- Matt Williamson, ESPN.com
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Through April 20, "SportsCenter" will put every NFL team "On The Clock." Scouts Inc. will break down each team and look at what questions still need answering.
The Chiefs made the playoffs last season, but they were clearly overmatched against the Colts and made a quick postseason exit. Damon Huard will be the quarterback this season, and his main job will be to avoid mistakes and hand the ball to Larry Johnson. Johnson is a force, but the Chiefs ran him into the ground. He set a league record last season with 416 rushing attempts. Kansas City relies on Johnson far too much, and his offensive line is declining. The defense has shown signs of improvement, and further improvement should be on the horizon in Herman Edwards' second season.
The Chiefs retained Huard to steer their ship. He played well and managed the game effectively while Trent Green missed eight games. Kansas City locked up perennial Pro Bowl TE Tony Gonzalez before free agency began, which was absolutely huge for an offense lacking weapons. The Chiefs were an excellent red-zone passing team, and Gonzalez was the main reason why. His game hasn't declined and he will be Kansas City's go-to guy once again next season. The Chiefs also signed Damion McIntosh from Miami to play left tackle. He is a far cry from Willie Roaf, but is a decent addition and an upgrade over what they played with last season. On defense, the Chiefs were very aggressive in upgrading their starting linebackers by signing Donnie Edwards and Napoleon Harris. They will team with Derrick Johnson, who has the looks of an excellent young linebacker, to create a formidable starting trio. The Chiefs recently signed ends Jimmy Wilkerson and Alfonso Boone to bolster their defensive line. Boone should have more impact as a two-down run defender and clogger in the middle. Boone looks like a good fit. Ron Edwards also was re-signed to take reps at defensive tackle.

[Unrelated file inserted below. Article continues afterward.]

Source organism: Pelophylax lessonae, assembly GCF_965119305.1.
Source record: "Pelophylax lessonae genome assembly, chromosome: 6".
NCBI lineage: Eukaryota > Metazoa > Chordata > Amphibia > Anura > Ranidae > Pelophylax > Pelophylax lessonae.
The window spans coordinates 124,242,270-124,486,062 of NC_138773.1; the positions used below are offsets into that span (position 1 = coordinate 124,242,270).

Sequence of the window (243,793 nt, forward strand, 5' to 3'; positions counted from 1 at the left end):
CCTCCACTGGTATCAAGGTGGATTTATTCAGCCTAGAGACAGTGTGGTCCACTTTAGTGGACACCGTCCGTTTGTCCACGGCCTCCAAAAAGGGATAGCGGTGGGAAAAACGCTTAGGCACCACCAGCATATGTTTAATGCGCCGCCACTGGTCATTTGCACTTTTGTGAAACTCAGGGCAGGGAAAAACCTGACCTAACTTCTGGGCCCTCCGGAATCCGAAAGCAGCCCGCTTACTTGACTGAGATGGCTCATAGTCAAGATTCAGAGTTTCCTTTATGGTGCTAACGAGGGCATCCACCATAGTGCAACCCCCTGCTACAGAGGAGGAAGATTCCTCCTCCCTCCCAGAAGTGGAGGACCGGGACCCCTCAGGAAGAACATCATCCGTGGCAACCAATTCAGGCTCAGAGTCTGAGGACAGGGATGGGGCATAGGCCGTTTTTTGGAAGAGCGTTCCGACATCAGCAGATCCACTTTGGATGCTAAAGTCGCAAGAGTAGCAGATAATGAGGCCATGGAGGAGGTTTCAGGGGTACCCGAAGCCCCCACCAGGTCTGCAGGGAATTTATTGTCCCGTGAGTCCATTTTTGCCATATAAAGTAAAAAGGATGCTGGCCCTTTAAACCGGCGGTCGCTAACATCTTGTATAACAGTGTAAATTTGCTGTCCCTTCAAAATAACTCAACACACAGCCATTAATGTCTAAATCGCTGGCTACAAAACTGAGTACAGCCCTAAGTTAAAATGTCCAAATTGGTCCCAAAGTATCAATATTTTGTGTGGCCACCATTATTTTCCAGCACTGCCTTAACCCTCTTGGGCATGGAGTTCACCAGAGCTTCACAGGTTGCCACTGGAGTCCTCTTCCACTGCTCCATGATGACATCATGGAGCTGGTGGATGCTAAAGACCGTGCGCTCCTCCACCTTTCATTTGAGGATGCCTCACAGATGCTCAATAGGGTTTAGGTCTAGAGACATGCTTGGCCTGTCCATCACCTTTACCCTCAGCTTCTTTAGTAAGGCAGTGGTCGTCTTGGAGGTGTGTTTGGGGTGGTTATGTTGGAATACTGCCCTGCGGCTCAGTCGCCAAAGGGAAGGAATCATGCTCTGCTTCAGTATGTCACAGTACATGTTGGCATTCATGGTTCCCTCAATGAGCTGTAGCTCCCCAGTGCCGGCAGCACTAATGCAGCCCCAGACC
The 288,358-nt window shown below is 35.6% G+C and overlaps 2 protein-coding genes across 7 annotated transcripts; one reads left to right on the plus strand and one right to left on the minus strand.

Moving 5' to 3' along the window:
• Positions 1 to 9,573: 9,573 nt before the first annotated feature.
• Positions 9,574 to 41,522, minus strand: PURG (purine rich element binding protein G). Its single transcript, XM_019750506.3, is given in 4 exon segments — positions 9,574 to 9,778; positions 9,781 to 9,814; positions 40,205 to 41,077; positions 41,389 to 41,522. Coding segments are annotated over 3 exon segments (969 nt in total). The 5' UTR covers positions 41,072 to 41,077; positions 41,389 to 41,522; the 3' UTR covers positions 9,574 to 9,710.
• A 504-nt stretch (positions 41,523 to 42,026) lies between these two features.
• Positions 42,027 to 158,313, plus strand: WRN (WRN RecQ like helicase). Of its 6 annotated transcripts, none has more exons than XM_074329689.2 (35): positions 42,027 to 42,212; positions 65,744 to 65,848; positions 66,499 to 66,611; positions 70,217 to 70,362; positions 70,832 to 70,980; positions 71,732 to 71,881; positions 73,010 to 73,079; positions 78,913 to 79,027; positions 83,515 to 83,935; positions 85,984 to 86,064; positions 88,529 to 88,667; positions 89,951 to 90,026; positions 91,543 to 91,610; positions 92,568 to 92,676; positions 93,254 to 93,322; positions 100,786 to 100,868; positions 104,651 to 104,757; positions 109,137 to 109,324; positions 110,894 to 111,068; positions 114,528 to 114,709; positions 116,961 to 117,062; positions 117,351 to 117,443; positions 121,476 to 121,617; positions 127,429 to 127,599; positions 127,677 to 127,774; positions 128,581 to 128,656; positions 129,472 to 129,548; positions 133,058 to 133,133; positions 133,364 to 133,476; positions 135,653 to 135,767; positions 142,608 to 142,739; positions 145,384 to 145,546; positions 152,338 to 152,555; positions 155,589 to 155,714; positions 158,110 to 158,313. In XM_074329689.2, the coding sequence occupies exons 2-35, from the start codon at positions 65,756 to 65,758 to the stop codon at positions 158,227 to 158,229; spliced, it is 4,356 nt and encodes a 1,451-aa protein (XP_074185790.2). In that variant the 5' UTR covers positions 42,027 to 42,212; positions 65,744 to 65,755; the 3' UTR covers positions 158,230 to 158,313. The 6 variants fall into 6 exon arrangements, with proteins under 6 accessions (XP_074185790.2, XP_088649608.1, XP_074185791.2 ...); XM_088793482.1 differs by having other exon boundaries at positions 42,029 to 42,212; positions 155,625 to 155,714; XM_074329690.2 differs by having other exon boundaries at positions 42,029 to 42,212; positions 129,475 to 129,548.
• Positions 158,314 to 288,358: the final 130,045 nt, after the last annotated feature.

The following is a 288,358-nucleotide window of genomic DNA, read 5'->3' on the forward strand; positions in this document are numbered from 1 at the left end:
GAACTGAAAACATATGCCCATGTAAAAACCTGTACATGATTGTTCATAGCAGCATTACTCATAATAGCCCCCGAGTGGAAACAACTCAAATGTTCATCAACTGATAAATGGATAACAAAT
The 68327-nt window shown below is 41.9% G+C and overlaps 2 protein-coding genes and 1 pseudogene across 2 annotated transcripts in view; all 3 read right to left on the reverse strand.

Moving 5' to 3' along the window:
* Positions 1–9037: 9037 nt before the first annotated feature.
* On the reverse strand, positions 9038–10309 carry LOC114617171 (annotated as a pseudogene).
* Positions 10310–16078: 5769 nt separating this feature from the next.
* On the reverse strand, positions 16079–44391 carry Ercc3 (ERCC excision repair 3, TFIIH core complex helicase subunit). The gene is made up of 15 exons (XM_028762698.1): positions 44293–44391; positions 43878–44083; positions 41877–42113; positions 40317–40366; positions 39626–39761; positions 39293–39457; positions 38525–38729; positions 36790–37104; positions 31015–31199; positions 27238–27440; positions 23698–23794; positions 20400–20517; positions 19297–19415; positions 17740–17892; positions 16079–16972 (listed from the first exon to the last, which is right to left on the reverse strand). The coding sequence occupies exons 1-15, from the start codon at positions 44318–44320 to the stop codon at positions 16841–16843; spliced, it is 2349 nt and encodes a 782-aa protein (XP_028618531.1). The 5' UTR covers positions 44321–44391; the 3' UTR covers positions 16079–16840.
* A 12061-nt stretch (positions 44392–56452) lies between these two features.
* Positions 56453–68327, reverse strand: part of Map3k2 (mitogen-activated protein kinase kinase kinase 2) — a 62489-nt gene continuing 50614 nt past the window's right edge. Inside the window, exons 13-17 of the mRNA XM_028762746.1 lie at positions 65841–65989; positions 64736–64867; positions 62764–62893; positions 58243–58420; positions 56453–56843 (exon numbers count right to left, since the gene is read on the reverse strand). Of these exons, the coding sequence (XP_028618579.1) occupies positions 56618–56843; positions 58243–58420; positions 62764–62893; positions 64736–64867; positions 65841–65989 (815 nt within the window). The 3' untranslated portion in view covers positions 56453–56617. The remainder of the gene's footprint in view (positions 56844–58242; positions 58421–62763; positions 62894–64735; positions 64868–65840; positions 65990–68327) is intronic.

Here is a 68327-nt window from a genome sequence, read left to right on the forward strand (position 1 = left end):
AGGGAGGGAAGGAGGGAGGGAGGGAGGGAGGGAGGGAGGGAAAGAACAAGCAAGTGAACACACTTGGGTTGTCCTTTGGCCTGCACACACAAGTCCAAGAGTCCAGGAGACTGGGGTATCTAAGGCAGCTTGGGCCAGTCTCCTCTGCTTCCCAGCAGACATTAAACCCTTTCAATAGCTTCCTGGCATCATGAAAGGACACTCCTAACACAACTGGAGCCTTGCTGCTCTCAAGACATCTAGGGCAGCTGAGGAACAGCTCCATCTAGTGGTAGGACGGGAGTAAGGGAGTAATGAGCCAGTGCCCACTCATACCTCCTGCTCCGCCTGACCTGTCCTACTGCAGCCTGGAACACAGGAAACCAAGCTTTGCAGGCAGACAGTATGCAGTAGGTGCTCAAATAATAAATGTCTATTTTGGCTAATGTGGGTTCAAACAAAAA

MLB Kawika Mitchell probably will not be retained after Kansas City signed Harris and Edwards. Harris fits Kansas City's Cover 2 scheme better than Mitchell did. OT Jordan Black signed with Houston but was more or less replaced by McIntosh, which is pretty much a wash. It seems likely that Green will not be back with the Chiefs and rumors continue to fly about his likely destination. He will be 37 when the 2007 season opens and his game showed obvious decline after his serious head injury in the 2006 regular-season opener. His decline was particularly apparent in Kansas City's playoff loss in Indianapolis. With the infusion of proven linebackers, Kendrell Bell still might be released to open more cap space. Just this past week, Kansas City released SS Sammy Knight and OT Kyle Turley. Knight was released to pave the way for younger players, and Turley simply isn't big enough to play the position and was a failed experiment.
For a playoff team that has not been ravaged by free agency, Kansas City has quite a few needs at this point of the offseason. Its offense was ineffective on third-and-long situations and desperately needs to find a true No. 1 wide receiver. The offensive line is not what it once was and the Chiefs need an infusion of young talent. They also need to make sure Michael Bennett gets more touches. Johnson will have a short career at this pace. There are still murmurs that Priest Holmes could return, but that has to be considered a long shot. A hammer fullback to pave the way also is a priority. On defense, the Chiefs badly need a difference-maker at defensive tackle. The Chiefs are also old at cornerback and need a young player to immediately compete for substitution package playing time. Kansas City's defense was much stronger in the second half of games and often struggled early on. The coaches must figure why this occurred and get it corrected.
Scouts Inc. puts the Chiefs on the clock, breaking down their offseason moves and looking at what questions still need answering.